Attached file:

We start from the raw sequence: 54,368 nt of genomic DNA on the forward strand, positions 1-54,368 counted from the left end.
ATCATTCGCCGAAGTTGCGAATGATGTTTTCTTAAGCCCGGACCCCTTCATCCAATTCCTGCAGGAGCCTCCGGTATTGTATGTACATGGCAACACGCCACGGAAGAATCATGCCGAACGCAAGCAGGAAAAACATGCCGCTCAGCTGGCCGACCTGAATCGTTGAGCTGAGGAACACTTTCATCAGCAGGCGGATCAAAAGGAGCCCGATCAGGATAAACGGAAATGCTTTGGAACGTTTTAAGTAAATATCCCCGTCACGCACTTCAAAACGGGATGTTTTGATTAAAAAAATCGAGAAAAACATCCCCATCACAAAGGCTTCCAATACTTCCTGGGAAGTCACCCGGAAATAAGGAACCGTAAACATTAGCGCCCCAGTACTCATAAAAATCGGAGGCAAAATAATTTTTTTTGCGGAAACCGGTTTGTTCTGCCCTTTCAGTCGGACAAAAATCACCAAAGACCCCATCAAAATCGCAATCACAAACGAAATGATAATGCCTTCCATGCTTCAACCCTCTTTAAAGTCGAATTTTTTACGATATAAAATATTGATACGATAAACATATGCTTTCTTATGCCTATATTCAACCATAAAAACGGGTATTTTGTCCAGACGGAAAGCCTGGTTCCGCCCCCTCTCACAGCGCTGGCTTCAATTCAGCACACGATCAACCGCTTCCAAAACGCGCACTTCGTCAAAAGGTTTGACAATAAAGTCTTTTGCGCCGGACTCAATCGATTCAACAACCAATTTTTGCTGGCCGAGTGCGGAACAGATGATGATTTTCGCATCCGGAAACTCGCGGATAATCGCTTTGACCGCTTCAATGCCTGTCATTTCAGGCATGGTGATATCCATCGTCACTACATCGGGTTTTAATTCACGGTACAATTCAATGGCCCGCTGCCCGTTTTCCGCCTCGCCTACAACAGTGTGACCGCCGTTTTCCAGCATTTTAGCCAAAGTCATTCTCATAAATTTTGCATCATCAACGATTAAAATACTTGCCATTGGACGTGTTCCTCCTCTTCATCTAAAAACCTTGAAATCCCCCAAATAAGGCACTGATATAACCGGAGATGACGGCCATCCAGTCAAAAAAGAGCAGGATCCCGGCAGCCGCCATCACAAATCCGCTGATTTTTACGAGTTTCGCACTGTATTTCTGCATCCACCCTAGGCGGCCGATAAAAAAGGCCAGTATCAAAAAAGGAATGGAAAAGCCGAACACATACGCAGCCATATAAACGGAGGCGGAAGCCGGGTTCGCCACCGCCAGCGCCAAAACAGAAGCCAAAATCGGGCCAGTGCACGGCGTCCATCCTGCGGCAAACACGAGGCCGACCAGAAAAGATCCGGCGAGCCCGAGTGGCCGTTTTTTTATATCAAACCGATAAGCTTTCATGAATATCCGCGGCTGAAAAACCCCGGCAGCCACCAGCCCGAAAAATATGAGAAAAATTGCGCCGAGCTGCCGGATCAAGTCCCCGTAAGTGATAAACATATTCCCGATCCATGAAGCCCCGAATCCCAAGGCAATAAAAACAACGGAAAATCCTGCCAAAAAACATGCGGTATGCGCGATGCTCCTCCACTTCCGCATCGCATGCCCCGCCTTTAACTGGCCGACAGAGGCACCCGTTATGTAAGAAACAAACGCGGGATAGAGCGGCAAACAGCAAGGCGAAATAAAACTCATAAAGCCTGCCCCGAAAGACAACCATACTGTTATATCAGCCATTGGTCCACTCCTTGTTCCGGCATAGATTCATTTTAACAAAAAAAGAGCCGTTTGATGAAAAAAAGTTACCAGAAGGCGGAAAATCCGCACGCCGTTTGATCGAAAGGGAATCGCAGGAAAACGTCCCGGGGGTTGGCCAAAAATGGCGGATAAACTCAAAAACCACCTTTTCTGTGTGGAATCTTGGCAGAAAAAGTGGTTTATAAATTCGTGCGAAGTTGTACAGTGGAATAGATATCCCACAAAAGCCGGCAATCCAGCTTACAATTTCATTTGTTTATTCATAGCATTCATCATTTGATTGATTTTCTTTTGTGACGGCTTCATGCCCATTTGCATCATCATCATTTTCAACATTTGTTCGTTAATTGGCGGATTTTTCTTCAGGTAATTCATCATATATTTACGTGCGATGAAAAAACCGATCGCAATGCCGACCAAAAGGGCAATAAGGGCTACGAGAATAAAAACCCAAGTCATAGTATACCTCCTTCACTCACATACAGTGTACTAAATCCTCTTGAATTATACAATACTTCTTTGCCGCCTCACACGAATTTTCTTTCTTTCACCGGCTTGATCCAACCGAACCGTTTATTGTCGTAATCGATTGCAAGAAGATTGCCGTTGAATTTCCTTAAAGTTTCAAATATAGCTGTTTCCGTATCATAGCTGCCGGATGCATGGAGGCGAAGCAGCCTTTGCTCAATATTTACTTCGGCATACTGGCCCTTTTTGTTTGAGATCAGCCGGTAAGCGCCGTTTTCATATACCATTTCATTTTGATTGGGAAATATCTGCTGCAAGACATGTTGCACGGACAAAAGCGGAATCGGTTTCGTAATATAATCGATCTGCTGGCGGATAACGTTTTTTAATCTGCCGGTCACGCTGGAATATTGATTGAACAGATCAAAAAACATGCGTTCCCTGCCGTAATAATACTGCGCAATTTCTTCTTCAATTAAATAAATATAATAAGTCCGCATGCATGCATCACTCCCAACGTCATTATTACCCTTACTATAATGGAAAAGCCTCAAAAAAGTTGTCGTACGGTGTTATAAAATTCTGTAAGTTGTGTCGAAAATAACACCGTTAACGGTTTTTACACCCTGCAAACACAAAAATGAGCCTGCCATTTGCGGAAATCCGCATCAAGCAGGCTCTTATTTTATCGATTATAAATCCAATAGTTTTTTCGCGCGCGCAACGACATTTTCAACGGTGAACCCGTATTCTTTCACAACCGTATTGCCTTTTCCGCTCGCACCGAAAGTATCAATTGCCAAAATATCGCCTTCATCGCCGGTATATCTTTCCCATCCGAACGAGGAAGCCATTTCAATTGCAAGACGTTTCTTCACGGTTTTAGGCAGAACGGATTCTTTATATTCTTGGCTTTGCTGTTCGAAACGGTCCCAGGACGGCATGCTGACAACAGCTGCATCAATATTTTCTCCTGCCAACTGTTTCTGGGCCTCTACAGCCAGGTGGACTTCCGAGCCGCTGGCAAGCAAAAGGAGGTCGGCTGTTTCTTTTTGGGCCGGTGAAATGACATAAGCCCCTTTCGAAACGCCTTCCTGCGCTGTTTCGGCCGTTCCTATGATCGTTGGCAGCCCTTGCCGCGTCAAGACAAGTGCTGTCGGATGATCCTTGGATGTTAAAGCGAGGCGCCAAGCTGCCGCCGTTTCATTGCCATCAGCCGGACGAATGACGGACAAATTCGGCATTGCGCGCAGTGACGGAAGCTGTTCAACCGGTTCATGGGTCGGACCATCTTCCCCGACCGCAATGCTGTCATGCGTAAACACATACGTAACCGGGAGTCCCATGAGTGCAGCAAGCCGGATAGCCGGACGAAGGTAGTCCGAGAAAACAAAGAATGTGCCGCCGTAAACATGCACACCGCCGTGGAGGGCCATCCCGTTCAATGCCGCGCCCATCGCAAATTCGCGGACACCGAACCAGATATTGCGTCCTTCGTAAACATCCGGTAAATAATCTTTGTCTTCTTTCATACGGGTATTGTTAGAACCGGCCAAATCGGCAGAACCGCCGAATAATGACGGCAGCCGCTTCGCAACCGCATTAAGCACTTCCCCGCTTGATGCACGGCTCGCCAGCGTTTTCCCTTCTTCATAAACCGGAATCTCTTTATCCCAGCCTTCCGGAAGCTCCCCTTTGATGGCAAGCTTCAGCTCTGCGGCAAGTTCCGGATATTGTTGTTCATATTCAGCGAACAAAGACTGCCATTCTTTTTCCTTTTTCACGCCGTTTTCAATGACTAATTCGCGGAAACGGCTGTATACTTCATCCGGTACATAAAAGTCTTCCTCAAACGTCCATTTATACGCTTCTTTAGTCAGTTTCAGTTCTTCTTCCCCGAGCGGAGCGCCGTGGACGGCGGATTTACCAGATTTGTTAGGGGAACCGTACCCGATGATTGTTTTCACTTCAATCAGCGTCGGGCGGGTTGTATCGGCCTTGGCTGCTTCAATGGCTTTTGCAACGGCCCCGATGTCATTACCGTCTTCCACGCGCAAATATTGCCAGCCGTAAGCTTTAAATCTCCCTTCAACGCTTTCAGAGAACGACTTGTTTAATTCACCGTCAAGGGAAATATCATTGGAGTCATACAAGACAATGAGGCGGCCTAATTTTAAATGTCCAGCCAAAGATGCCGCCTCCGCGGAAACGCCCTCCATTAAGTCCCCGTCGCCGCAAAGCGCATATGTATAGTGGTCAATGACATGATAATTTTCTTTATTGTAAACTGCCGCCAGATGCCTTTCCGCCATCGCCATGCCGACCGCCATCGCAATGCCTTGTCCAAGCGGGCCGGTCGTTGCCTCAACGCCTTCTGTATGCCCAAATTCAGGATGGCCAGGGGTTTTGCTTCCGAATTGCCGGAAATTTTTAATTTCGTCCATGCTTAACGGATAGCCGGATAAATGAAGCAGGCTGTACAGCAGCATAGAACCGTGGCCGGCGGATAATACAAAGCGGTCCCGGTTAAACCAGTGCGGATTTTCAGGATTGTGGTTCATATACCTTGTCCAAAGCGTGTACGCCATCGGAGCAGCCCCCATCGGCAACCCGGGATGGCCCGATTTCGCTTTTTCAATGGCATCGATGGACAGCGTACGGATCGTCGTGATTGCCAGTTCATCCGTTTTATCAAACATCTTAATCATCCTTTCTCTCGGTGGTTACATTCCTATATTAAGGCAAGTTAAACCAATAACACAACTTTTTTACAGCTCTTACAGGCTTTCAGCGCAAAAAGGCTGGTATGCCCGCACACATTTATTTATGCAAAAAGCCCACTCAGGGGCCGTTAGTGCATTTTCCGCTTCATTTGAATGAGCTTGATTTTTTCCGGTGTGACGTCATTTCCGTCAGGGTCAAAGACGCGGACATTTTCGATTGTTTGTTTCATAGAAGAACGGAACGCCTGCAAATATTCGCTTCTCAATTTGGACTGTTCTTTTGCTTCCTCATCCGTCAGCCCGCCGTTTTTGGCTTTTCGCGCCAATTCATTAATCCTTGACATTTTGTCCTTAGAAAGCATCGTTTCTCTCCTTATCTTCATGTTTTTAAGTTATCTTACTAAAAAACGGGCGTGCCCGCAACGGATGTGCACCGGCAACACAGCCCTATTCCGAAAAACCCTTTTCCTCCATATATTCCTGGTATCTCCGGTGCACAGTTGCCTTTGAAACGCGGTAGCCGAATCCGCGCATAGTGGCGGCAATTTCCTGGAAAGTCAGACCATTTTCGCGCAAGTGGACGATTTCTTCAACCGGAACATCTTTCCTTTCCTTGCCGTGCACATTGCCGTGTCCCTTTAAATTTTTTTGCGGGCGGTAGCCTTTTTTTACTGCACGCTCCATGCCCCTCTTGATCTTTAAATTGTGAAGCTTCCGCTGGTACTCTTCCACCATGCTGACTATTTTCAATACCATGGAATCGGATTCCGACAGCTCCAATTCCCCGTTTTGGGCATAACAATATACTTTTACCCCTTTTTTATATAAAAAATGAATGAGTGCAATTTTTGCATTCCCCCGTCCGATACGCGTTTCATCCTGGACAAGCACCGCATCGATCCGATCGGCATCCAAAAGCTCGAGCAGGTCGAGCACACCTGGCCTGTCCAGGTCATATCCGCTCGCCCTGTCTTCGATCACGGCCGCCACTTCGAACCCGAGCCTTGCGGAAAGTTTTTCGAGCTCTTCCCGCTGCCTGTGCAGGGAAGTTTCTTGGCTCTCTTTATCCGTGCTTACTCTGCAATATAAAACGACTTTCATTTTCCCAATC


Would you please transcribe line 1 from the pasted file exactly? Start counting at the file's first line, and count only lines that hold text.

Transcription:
We start from the raw sequence: 54,368 nt of genomic DNA on the forward strand, positions 1-54,368 counted from the left end.